In line with the theme of this year’s World Environment Day “Beat Plastic Pollution”, IEEP has produced a briefing under the iSQAPER project to shed light on the issue of plastic and microplastic pollution in soils, the sources and implications as well as policies to address the associated challenges.
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European countries have developed a wide range of policies to encourage climate mitigation through land use “sinks”; but as the land use sector is brought fully into the EU’s climate targets, policies will need to be more ambitious, and more focused on results.
The European Parliament’s first reading opinion on the recast of the Renewable Energy Directive, moves some steps forward in the debate on sustainable use of biomass for energy in Europe. However, the devil is in the (considerable) detail set out in the adopted text.
There is mounting interest in biomass to provide heat, power and, transport fuels but also as a basis for alternative products for replacing plastics, and other fossil fuel derived commodities. How can the bioeconomy and the bioenergy sector evolve to deliver sustainable, coordinated and efficient use of resources?
The first meeting of the EU Stakeholder Platform for the European Climate Foundation's (ECF) Agriculture net-zero 2050 projectwill take place on the 29th of November in Brussels. Event will discuss the main climate-related drivers of change in the agriculture and land using sectors. Building on the discussions, subsequent phases of the project will investigate what possible transition pathways could look like and what would need to change to enable them to be realised in practice.
While the stand-off on agriculture is continuing between developed and developing countries within climate negotiations, there is a growing consensus among experts that agriculture --and more generally the land use sector--needs to rise at the top of UNFCCC agenda.
A greater shift towards climate-smart agricultural land management is increasingly urgent if the EU is to reach the emissions reductions target set out in response to the Paris Agreement. To do so requires more emphasis on climate within the Common Agricultural Policy and action to reduce the climate footprint of consumer consumption patterns.
The consequences of climate change for EU Agriculture: Follow up to the COP21 UN Climate Change conference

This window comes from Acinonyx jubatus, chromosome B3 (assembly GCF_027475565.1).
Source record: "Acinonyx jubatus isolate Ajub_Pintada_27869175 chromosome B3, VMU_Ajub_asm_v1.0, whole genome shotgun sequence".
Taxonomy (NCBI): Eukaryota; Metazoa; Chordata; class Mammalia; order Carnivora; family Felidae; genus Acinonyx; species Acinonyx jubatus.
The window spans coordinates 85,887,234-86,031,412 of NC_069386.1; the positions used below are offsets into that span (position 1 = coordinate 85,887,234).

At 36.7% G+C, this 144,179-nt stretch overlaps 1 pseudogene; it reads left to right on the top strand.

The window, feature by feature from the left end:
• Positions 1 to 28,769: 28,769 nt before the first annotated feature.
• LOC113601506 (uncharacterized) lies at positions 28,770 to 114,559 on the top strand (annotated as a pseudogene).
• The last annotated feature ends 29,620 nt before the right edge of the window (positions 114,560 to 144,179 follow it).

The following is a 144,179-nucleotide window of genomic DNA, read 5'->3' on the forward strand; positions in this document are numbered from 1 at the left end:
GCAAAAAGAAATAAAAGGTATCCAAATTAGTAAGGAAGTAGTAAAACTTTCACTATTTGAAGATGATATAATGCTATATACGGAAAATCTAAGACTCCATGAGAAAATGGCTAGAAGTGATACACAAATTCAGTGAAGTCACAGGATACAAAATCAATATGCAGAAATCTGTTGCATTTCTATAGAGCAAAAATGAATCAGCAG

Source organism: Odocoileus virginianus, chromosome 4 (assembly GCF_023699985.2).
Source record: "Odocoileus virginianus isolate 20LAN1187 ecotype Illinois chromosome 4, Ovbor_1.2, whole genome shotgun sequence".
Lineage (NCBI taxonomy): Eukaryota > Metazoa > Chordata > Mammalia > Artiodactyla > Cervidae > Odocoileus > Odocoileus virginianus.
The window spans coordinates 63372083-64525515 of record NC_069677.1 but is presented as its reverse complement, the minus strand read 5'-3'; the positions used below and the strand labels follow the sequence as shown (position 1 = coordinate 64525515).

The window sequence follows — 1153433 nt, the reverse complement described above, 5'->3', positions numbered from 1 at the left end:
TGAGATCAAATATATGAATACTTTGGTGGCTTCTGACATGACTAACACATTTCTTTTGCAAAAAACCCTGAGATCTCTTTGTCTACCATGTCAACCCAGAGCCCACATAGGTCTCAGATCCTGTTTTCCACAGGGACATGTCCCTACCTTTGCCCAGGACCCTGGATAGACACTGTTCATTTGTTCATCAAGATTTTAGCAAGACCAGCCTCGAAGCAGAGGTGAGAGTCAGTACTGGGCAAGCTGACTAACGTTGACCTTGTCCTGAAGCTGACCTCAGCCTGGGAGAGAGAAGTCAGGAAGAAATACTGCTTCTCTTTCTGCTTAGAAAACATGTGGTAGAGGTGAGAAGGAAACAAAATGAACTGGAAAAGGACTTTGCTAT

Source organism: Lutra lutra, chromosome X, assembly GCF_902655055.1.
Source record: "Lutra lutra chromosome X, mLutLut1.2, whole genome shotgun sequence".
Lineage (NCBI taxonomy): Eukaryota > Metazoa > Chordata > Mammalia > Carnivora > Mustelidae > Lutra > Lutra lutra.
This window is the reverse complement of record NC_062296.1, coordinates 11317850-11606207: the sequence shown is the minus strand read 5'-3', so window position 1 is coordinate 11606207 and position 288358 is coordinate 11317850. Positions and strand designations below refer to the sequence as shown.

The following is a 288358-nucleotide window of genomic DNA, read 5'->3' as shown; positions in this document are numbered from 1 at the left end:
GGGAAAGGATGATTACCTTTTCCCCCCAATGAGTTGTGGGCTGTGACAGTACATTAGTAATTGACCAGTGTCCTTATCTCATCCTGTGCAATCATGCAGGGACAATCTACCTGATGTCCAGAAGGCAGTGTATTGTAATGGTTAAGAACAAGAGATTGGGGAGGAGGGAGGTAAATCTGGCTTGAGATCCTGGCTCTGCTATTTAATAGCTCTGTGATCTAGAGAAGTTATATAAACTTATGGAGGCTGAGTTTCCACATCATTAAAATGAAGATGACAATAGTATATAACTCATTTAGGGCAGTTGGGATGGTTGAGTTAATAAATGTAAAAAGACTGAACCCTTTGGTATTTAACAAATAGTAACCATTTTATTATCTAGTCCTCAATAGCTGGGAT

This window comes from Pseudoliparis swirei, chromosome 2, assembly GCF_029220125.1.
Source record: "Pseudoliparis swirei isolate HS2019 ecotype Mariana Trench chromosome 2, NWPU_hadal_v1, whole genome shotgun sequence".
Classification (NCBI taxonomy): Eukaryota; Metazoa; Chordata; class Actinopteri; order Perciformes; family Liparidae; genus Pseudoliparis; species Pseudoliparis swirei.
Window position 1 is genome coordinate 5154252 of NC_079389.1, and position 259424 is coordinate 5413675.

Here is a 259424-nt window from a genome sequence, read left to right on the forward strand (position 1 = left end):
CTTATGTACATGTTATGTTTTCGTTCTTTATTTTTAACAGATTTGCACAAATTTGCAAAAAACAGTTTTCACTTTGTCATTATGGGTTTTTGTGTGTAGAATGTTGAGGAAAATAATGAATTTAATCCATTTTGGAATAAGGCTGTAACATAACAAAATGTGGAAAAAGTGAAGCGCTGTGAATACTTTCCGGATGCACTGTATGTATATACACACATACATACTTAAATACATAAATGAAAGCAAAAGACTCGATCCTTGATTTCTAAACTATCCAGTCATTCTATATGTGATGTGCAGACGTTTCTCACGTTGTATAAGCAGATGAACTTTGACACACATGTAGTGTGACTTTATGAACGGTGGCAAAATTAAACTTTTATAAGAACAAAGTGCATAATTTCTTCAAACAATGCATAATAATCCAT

With its potential to reduce GHG emissions and increase CO2 removals, agriculture has a key role to play in the EU’s climate mitigation efforts, yet Member State action is lacking...
Sector far from reaching its climate mitigation potential, with Member States placing more emphasis on climate adaptation.
New IEEP report finds the agriculture sector can significantly contribute to the EU’s climate commitments by reducing its non-CO2 emissions. It also finds these contributions can be delivered cost efficiently with environmental co-benefits without impacting production.
Ensuring the carbon sustainability of bioenergy requires a new approach in EU policy. This IEEP report spells out a different pathway to the one proposed by the European Commission in the recently released “winter package”.
On 30th November, the European Commission published a “Winter package” of policy proposals, including for bioenergy in the form of a revised Renewable Energy Directive. Although encouraging to answer the many requests for policy certainty, a number of key questions about the right and most appropriate approach to deliver sustainable bioenergy still remain and need further scrutiny.
The transition to a circular economy is a priority for Europe and an opportunity for many businesses. There is need for scrutiny amongst policy makers to ensure that ecological and socio-economic objectives are met.
Adherence to effective and workable sustainability criteria is an essential requirement when using public support to incentivise advanced alternative fuels.
Understanding the consequences of increased biomass demand for energy on the environment is central to the development of future policy on renewable energy in Europe. This study seeks to help answer this need by modelling different levels of biomass demand for energy and the consequences for land use and forest based industries.
Improving the resource efficient use of wood through cascading the resource from one use to another, requires action throughout the wood flow. Current efforts focus on recovering and re-using waste wood but more could be done with the production and utilisation of wood processing residues and improving the balancing between the material and energy use of wood.
Defining effective and workable sustainability criteria for biofuels is one of the critical steps in decarbonising Europe’s energy sector. Such criteria must provide the necessary safeguards for the use of bioresources in Europe, as well as the policy and investment certainty required for sustainable deployment.
Defining effective and workable sustainability criteria is one of the critical steps in decarbonising Europe’s energy sector. They must provide the necessary safeguards for the use of bioresources in Europe, as well as the policy and investment certainty required for sustainable deployment.
Promoting the cascading use of wood through policy is one approach to improve resource efficiency and increase the overall availability of wood for use in a variety of sectors.
IEEP experts call for bridging the circular and bio-economy concepts, to support the transition of Europe’s land using sectors to a more resource efficient and sustainable future.